Method The method of this investigation is based on document research combined with interviews of economic and Olympic experts. To invalidate the arguments of Olympic opponents OCOGs frequently order cost/benefit analyses or economic impact studies. However, they show two decisive disadvantages. On the one hand, they are easy to manipulate and the result which the client favors can be produced.1 On the other, they must deal with many uncertain quantities which makes it difficult to truly assess the Games. This investigation uses another method. The superordinate theory is the nomothetic method to find the general effects of Olympics. Previously, the special, nation-dependent differences were analyzed using the common ideographic method. The following results must be checked against the corresponding nationspecific conditions before deriving statements for a certain bid city. The arguments of the opponents examined for this investigation mainly concern South Africa 2004, Berlin 2000, Atlanta 1996 and Barcelona 1992. Generalized arguments of the Olympic opponents are assessed by reviewing the effects of the Olympic Games from Munich 1972 to Atlanta 1996. This includes mainly publicly financed Olympics (Munich, Montreal) as well as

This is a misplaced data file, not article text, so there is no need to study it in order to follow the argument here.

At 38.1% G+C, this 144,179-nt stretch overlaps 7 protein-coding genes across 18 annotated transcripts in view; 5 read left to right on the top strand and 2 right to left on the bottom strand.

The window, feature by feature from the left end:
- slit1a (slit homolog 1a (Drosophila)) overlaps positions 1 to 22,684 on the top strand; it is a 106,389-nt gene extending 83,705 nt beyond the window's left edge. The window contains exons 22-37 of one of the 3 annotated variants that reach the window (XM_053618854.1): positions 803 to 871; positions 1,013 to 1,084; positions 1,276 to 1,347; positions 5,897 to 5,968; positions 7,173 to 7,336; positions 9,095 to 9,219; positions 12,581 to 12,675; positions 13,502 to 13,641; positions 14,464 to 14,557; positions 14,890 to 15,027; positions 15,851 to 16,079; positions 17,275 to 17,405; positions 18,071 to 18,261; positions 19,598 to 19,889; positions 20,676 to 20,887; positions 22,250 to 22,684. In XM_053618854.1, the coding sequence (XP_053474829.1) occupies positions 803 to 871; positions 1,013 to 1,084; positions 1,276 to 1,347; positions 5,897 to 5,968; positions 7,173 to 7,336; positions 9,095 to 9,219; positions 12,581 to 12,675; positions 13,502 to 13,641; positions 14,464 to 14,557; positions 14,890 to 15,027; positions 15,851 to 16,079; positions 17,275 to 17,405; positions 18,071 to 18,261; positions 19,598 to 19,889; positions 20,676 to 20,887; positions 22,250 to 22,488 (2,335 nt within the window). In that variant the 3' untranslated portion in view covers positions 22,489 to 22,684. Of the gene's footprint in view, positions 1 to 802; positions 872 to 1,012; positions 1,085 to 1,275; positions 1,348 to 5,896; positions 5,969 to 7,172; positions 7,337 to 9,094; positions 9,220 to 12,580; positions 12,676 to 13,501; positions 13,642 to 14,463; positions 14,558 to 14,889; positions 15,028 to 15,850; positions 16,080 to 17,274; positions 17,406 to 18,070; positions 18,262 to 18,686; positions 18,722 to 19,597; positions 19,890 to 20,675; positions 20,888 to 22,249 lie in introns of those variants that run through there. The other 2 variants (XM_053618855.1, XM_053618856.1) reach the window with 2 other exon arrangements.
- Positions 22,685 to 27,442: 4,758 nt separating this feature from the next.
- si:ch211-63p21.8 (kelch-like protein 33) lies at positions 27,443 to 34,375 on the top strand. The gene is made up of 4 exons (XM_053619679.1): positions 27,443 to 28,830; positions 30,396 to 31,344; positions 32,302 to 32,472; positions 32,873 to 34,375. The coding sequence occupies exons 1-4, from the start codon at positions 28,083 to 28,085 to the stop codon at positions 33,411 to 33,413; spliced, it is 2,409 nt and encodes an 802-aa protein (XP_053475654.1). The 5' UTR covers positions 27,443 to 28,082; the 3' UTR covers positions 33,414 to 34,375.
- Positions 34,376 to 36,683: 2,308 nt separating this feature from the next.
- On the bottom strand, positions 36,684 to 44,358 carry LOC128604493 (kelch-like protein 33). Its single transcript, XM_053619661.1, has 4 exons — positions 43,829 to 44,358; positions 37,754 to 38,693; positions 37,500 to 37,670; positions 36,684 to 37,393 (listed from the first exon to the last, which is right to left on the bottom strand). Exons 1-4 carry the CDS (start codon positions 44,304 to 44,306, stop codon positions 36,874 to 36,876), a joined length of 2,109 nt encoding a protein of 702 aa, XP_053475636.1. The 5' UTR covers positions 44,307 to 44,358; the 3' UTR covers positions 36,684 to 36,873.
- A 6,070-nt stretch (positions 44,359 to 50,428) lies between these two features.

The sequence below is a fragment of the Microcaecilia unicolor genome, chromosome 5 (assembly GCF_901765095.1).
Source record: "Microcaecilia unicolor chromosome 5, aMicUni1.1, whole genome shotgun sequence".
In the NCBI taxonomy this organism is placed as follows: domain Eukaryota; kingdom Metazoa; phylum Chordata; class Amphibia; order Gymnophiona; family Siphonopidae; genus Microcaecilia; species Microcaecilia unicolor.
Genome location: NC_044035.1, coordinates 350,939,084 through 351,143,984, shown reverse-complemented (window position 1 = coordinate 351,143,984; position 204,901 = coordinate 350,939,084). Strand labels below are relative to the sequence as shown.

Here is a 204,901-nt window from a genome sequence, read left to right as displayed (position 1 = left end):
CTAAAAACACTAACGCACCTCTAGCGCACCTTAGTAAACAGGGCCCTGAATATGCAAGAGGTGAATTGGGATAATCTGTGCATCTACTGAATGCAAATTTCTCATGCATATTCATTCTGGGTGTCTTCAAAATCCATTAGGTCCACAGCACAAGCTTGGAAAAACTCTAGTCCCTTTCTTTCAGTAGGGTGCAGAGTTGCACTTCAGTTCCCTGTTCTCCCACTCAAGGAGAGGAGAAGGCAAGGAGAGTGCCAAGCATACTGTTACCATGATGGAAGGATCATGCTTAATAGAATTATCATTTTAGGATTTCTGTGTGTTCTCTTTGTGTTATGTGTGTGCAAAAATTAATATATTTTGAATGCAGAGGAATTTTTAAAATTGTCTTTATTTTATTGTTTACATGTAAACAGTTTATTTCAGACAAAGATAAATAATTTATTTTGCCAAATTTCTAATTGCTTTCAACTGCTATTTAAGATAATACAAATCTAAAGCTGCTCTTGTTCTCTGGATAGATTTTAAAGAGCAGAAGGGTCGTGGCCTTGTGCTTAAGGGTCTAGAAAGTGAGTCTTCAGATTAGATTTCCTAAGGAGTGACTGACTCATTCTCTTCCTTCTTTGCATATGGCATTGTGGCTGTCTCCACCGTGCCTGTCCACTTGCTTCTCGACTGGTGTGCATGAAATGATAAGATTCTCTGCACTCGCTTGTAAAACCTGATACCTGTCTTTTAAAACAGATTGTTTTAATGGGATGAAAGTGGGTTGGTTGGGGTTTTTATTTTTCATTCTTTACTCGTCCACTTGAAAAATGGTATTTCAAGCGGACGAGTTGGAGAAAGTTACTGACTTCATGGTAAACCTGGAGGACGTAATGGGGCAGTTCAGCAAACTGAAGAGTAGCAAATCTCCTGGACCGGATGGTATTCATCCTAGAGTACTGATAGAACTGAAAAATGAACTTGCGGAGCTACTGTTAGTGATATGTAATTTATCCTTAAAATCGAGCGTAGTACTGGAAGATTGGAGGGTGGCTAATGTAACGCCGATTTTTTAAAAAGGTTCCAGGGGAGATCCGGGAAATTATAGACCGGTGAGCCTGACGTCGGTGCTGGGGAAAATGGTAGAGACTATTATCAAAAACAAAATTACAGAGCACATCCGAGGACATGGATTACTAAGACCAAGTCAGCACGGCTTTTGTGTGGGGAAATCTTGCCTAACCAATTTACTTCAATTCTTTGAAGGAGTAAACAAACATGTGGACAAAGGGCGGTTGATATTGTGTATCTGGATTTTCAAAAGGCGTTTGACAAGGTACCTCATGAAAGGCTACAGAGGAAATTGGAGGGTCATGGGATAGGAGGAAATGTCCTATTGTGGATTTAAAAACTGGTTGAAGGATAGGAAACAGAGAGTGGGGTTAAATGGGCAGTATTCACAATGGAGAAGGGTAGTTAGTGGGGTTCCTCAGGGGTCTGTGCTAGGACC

Cf. PREUSS (1993, 15f.).
mainly privately financed Olympics (Los Angeles, Atlanta). Both cities which experienced major changes in their infrastructure through the Olympics (Munich, Seoul, Barcelona) and cities which focused less on infrastructure changes than on prestige (Los Angeles, Atlanta) are considered. Regarding the data comparison of the host cities from Munich 1972 to Atlanta 1996, a formula was developed to homogenize the data from different national economies using the purchasing power parities. The homogenization for the different years of the Games was achieved using the gross domestic product deflator of the USA. This methodology allows to compare the economic aspects of different host cities.2